Duke and Duchess of Urbino by Piero della Francesca (1465-1472)

To get a real understanding of Italian Renaissance at, one must-stop is the curious painting by Tuscan native Piero della Francesca, it depicts the duke Federico da Montefeltro and his wife Battista Sforza painted with tempura on wooden panels. Federico is credited to have made the town of Urbino in Italy’s Le Marche, one of the cultural centers of that time.

These two portraits feature only one side of their faces, Piero della Francesco cleverly hid the Duke’s missing right eye (apparently he lost It during a tournament) and a blemish on his nose. Apparently the concept of “my good side” was adopted as early as the 15th century. On the other side of the panels, you’ll see that the diptychs are also painted. On important note is to look at the positioning of their heads against the landscape. This is also meant to show power and status, they rise like towers in the sky over the countryside of Urbino.

This was created a depiction of a typical great Renaissance man making him eternal and enhancing their treasured status. The duchess appears to be very pale in the style of the time, we’re not sure if this was also a little extra whitening on the part of her makeup or the artist’s clever hand. She died an early death at the age of 26 due to childbirth, before the portrait was completed, which also helped to retain her memory.

Double portrait of the Dukes of Urbino, Photo credit. Wikimedia commons

The Birth of Venus – Sandro Botticelli (1482-1485)

As a a “native” of Florence for the last 10 years, I am used to the glaze over people’s eyes when they tell me they’ve traveled thousands of miles to see Botticelli’s brilliance in person. There was recently a massive restoration in this area of the museum, enlarging and brightening the space to allow for more room around the works. Together with the Primavera, “The Birth of Venus” (completed 1482 and 1485) is one of the most well-known artworks of all time. It is as quintessentially Renaissance as they get and a must-see for ay visitor to Florence.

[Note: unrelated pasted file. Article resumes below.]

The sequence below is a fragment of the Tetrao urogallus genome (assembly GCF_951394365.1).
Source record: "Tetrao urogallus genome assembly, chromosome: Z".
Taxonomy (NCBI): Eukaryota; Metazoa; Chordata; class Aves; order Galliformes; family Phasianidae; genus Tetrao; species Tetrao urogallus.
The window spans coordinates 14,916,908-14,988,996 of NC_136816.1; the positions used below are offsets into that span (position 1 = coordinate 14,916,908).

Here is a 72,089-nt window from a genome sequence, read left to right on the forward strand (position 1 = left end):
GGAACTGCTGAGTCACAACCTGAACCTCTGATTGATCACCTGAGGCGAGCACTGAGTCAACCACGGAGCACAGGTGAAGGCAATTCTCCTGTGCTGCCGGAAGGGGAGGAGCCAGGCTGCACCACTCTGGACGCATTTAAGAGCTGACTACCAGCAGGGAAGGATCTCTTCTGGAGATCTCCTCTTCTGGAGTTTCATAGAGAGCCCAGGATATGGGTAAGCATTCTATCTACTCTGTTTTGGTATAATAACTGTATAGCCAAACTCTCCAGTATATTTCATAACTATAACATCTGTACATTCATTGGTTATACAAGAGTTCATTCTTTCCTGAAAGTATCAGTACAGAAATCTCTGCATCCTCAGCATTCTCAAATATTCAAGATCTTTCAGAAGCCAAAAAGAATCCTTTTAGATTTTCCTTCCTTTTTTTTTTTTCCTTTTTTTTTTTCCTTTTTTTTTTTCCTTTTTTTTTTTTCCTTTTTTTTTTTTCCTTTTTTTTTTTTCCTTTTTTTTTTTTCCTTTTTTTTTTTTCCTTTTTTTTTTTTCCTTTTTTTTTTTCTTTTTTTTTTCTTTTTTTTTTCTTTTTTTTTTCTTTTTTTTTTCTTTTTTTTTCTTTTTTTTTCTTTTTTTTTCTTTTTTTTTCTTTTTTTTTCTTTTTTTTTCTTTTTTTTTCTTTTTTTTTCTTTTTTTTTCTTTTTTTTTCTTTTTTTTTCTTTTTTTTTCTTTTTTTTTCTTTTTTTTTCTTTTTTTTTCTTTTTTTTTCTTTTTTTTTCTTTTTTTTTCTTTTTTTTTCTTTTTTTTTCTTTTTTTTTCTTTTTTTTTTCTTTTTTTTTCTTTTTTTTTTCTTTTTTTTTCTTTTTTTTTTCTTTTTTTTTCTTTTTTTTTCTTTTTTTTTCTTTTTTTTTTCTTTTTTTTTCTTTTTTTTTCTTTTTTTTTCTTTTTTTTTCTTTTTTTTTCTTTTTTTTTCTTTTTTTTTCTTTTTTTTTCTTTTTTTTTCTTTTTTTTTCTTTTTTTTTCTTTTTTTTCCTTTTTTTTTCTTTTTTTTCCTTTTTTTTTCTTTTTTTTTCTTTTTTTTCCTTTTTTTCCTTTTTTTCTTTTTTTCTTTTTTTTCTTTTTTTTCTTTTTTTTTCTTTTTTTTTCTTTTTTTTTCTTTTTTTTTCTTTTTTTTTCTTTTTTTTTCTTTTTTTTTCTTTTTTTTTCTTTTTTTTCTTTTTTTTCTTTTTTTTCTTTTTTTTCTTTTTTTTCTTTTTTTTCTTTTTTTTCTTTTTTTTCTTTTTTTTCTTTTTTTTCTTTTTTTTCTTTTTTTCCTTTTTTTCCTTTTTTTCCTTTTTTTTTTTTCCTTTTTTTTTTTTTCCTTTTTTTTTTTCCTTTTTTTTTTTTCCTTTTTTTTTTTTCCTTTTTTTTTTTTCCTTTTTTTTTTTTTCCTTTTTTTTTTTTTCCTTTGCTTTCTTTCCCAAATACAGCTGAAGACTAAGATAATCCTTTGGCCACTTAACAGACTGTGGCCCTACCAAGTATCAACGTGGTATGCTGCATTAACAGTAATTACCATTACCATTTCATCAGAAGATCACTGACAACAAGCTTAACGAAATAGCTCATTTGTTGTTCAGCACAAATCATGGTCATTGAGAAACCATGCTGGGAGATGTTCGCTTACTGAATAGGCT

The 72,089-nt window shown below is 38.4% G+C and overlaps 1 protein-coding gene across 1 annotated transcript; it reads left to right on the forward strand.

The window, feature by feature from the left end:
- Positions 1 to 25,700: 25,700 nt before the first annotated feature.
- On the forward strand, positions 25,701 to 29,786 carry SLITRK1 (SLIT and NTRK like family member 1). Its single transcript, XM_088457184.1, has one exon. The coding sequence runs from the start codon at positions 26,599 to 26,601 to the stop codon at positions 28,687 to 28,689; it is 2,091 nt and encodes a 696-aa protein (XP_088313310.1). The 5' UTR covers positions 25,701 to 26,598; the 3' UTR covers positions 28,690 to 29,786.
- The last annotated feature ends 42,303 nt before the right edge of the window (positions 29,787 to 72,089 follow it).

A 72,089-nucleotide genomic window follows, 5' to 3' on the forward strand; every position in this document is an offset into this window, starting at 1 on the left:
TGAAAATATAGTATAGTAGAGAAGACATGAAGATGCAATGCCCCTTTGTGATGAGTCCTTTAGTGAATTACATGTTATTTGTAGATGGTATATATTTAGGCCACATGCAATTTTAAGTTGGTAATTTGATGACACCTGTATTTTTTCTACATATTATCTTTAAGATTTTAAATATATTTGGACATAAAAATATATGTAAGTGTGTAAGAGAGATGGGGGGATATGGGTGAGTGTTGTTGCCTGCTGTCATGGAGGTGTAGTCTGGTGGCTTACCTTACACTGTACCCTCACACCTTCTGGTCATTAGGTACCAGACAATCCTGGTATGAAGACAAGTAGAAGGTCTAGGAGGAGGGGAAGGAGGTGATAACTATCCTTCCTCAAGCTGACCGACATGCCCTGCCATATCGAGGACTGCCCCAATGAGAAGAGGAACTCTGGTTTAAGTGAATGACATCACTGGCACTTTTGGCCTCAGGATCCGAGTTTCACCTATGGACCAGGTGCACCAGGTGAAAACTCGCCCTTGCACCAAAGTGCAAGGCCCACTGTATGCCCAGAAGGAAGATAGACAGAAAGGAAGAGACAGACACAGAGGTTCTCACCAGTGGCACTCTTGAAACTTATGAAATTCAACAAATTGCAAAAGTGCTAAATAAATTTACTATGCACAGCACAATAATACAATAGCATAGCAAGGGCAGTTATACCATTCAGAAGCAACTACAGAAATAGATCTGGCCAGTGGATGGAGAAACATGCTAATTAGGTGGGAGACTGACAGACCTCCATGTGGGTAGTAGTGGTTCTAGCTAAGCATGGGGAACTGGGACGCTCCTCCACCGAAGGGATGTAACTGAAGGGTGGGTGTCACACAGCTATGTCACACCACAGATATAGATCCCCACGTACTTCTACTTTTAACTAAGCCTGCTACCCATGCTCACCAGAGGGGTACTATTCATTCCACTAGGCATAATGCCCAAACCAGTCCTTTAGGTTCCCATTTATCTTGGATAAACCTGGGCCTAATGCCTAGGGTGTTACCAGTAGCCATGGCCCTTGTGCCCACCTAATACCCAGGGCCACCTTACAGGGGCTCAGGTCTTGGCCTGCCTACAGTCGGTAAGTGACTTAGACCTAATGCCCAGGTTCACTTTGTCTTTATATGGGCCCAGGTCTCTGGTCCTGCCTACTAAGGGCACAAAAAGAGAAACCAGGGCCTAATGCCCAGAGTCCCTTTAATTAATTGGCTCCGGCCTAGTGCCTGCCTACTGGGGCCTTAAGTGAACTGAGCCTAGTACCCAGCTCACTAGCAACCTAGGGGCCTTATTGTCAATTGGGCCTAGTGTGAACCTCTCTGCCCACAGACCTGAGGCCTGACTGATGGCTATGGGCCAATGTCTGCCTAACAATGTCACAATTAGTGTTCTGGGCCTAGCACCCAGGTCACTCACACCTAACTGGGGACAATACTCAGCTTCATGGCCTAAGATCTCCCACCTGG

No longer were flat depictions the style of the time as was customary during the Medieval ages, instead there is much more movement and glory in the period known as the Renaissance from the 14th to the 17th centuries. And paintings on canvas was born. As we learned with the help of our guide Giannini, Botticelli’s Birth of Venus commissioned by Lorenzo di Pierfrancesco de’ Medici was born from Ovid’s Metamorphoses, a popular tale by the poet Homer. You can see Venus, born from the foam of the sea, shyly covering herself on a seashell as her handmade moves to cover her.

The technique for the time was remarkable, Venus almost seems to be carved out of marble, her every movement visible. Even if, as our guide pointed out, the seashell is incorrect in its size and perspective. Historically it marks the time when rich noble families such as the Medici’s were in the process of collecting and commissioning great, marking perhaps the most illustrious period in Florentine history.

Curious for a deeper lesson in Florentine history and art? Join one of Ciao Florence’s Uffizi group tours, meeting daily at  the Uffizi Gallery for an hour and a half of historical delight!